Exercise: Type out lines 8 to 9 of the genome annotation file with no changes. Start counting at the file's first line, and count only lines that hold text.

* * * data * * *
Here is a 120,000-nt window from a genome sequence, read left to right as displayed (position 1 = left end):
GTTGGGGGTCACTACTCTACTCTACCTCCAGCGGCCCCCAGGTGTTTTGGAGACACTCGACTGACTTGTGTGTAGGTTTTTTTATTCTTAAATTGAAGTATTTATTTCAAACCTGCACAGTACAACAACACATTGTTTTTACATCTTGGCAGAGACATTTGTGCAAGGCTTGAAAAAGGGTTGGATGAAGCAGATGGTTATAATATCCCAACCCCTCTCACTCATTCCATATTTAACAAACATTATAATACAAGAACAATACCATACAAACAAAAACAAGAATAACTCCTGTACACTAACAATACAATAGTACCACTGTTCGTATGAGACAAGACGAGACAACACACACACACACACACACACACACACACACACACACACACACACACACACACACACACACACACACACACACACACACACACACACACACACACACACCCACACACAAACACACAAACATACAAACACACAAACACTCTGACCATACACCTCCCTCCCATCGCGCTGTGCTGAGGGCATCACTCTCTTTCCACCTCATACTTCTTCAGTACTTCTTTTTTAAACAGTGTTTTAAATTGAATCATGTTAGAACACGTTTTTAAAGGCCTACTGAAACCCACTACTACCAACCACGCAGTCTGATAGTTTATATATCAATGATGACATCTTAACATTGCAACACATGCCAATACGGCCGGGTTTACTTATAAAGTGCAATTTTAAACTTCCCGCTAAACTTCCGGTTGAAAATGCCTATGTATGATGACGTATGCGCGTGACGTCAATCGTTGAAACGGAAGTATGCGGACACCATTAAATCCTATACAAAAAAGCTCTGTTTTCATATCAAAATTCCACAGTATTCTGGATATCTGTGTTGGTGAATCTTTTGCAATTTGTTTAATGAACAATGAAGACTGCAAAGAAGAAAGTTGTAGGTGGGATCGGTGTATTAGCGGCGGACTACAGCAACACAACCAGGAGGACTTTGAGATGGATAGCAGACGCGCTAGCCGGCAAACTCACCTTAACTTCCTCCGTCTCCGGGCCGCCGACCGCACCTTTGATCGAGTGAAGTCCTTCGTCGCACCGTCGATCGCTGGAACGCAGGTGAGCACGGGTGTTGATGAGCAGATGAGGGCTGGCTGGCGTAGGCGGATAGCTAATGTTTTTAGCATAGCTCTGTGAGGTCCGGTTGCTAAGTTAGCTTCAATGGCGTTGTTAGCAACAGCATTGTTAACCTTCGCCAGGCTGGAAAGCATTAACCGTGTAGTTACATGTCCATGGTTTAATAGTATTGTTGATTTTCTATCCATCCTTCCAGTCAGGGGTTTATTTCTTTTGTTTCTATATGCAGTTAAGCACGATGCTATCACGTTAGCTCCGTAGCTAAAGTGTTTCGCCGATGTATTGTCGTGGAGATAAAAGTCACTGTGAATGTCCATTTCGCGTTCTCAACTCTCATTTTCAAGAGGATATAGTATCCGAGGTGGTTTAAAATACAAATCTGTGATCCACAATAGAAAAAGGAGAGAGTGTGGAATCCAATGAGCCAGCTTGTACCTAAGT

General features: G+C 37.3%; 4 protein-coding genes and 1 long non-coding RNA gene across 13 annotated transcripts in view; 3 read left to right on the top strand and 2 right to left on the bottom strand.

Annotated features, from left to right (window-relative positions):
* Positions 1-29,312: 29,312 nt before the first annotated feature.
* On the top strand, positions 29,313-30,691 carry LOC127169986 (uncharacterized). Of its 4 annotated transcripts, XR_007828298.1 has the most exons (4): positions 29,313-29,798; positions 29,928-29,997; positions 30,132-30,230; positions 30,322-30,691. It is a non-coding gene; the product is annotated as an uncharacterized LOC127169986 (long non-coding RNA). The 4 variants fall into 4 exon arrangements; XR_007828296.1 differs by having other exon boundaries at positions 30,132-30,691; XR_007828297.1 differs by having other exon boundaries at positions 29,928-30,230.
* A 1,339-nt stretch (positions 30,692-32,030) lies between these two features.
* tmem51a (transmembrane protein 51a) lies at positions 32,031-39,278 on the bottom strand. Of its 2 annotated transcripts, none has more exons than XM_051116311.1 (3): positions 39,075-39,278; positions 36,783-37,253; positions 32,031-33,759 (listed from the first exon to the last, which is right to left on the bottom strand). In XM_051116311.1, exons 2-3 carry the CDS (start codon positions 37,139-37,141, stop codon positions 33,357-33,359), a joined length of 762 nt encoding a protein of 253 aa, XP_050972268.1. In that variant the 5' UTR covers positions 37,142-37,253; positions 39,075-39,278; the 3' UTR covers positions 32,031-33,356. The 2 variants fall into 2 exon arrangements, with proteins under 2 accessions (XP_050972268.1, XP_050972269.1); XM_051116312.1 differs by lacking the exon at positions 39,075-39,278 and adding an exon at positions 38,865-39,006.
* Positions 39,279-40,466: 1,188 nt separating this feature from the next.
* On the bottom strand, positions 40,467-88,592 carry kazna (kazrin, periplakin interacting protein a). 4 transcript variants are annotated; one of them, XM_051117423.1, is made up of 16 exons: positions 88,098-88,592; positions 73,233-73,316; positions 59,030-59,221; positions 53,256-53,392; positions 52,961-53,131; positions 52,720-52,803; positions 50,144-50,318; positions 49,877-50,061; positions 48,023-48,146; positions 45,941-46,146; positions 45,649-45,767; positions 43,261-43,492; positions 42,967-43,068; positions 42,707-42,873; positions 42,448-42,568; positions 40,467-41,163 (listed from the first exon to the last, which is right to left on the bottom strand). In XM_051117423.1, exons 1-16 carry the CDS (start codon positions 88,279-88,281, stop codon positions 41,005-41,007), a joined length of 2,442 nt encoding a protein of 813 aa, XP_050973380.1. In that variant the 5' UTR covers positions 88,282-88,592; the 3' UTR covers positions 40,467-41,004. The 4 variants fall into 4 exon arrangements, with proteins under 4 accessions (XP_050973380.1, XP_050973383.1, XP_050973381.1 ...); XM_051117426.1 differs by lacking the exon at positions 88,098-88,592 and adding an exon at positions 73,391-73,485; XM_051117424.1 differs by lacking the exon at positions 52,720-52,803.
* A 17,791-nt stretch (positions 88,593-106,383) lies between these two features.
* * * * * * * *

* tmem51a (transmembrane protein 51a) lies at positions 32,031-39,278 on the bottom strand. Of its 2 annotated transcripts, none has more exons than XM_051116311.1 (3): positions 39,075-39,278; positions 36,783-37,253; positions 32,031-33,759 (listed from the first exon to the last, which is right to left on the bottom strand). In XM_051116311.1, exons 2-3 carry the CDS (start codon positions 37,139-37,141, stop codon positions 33,357-33,359), a joined length of 762 nt encoding a protein of 253 aa, XP_050972268.1. In that variant the 5' UTR covers positions 37,142-37,253; positions 39,075-39,278; the 3' UTR covers positions 32,031-33,356. The 2 variants fall into 2 exon arrangements, with proteins under 2 accessions (XP_050972268.1, XP_050972269.1); XM_051116312.1 differs by lacking the exon at positions 39,075-39,278 and adding an exon at positions 38,865-39,006.
* Positions 39,279-40,466: 1,188 nt separating this feature from the next.